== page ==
• $\begingroup$ Do you recall what could be said about such x that gave such a large error, or how many intervals of such x existed for small delta? (I imagine there would be at least k! many.) Gerhard "Ask Me About System Design" Paseman, 2012.02.18 $\endgroup$ Commented Feb 18, 2012 at 16:14
  • $\begingroup$ @Gerhard Paseman No, I'm not sure but that sounds like an interesting question. $\endgroup$ Commented Feb 19, 2012 at 16:09
  • $\begingroup$ At least for the simpler proof of Lehmer the example is pretty explicit. For $n=29\cdot 59 \cdot 89 \cdot 149$ (made of primes of the form $30c-1$ ) it is $x=\frac{n+29}{30}-1.$ I tried to spell this out a bit in an answer below. $\endgroup$ Commented Feb 22, 2012 at 7:52

In fact the absolute value could not be greater than $2^{k-1}.$ Let $\{z\}=z-\lfloor z \rfloor$ denote the fractional part of $z$, then $$\Phi(n,x)-xr=0-\sum_i\{x/{p_i}\}+\sum_{i \lt j}\{ x/{p_ip_j}\}-\cdots+(-1)^{k}\{x/{n}\}$$ is a sum of $2^k$ terms, each between $0$ and $1$, half added and half subtracted. There is no reason to expect the first $k$ primes to give the optimal gap, and in fact they do not. For that matter, the question would be as interesting to me if the $p_i$ are simply relatively prime integers. The references given by Alan Haynes are apt and lead one to look at the article The distribution of totatives by D. H. Lehmer. Even there the key example is a bit hard to work out. If $q$ is any integer and $p_1\lt\dots\lt p_k$ are $k$ primes all of the form $p_i=c_iq-1$ then for $n=p_1p_2\cdots p_k$ there is a number $1 \lt x \lt n$ for which $|\Phi(n,x)-xr| \gt 2^{k-1} \frac{q-2}{q}.$ Let $C=\prod c_i$ It is esy to see that $$n=Cq^k-(\sum_iC/c_i)q^{k-1}+(\sum_{i\lt j}C/c_ic_j)q^{k-2}-\cdots+(-1)^k.$$ A similar expression holds for any product of several of the $p_i.$ The essentially unique extremal $x$ is $$\frac{n +(-1)^kp_1}{q}-1.$$ At this point I will simply illustrate with $k=4.$ Then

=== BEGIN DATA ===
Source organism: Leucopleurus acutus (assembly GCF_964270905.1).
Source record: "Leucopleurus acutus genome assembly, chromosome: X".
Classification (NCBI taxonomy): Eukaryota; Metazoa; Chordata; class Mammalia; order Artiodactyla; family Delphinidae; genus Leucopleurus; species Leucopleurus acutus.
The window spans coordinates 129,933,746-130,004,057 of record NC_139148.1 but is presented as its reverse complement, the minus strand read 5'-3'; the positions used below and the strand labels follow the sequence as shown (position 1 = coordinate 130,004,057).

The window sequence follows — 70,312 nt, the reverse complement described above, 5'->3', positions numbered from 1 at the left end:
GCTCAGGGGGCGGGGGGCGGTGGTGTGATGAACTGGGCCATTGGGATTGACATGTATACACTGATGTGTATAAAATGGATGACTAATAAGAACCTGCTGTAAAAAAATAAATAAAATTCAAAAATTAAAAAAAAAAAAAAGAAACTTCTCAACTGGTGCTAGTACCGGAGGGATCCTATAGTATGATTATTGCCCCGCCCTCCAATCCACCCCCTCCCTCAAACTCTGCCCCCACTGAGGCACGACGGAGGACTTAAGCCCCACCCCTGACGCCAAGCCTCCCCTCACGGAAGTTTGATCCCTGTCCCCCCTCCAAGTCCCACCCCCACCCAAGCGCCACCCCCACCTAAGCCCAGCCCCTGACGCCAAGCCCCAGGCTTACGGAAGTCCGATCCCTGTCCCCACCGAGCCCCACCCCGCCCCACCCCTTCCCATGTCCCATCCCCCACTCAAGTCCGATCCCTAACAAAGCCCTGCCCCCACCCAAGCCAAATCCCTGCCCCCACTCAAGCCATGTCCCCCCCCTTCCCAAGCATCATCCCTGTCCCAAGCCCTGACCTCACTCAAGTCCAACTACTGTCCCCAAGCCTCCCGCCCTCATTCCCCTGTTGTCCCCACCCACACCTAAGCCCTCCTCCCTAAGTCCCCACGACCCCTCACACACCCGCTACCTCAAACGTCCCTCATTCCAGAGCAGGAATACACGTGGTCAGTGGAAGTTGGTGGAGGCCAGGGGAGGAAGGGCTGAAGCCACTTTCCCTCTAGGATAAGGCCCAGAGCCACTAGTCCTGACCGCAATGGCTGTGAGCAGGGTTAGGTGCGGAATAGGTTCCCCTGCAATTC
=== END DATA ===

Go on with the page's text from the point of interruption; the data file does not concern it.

$$n=c_{1}c_{2}c_{3}c_{4}{q}^{4}- \left( c_{1}c_{2}c_{3}+c_{1}c_{2}c_{4}+c_{1}c_{3}c_{4}+c_{2}c_{3}c_{4} \right) {q}^{3} $$$$ + \left( c_{1}c_{2}+c_{1}c_{3}+c_{1}c_{4}+c_{2}c_{3}+c_{2}c_{4}+c_{3}c_{4} \right) {q}^{2}- \left( c_{1}+c_{2}+c_{3}+c_{4} \right) q+1$$

and $$x=c_{1}c_{2}c_{3}c_{4}{q}^{3}- \left( c_{1}c_{2}c_{3}+c_{1}c_{2}c_{4}+c_{1}c_{3}c_{4}+c_{2}c_{3}c_{4} \right) {q}^{2} $$$$ + \left( c_{1}c_{2}+c_{1}c_{3}+c_{1}c_{4}+c_{2}c_{3}+c_{2}c_{4}+c_{3}c_{4} \right) {q}- \left( c_{2}+c_{3}+c_{4} \right)-1 $$ So $$x/p_1p_2p_3p_4-\lfloor x/p_1p_2p_3p_4\rfloor =x/n \approx 1/q$$ while, each term $$x/p_i-\lfloor x/p_i\rfloor=1-\frac{c_i-c_1+1}{c_iq-1} \approx 1-1/q $$ and each term $$x/(p_ip_j)-\lfloor x/(p_ip_j)\rfloor=\frac{c_ic_jq-(c_i+c_j)+c_1-1}{c_ic_jq^2-(c_i+c_j)q+1}\approx 1/q.$$ The terms of one sign are very about $1/q$ and those of the other are about $1-1/q.$ this accounts for the entire summation being close to $(1-2/q)2^{k-1}$

The other extreme is at $n-1-x$.


Westzynthius showed that for large k, and n the kth primorial, there were gaps of length greater than p_k g(p_k), where g was some increasing function involving log(p_k) and iterated log of p_k, the kth prime. This implies that there will be horizontal segments of at least that length in the graph Aaron Meyerowitz suggests. I'll do the arithmetic later, but I expect it to lead to an error of something like k log(k) minimum. Using Jacobsthal's function and Iwaniec's estimate, it is likely that the error is bounded by k^2.

Gerhard "Ask Me About System Design" Paseman, 2012.02.17

  • $\begingroup$ Note that one could have a very long horizontal segment and yet stay very close to a sloped line provided that the slope is small. $\endgroup$ Commented Feb 19, 2012 at 5:54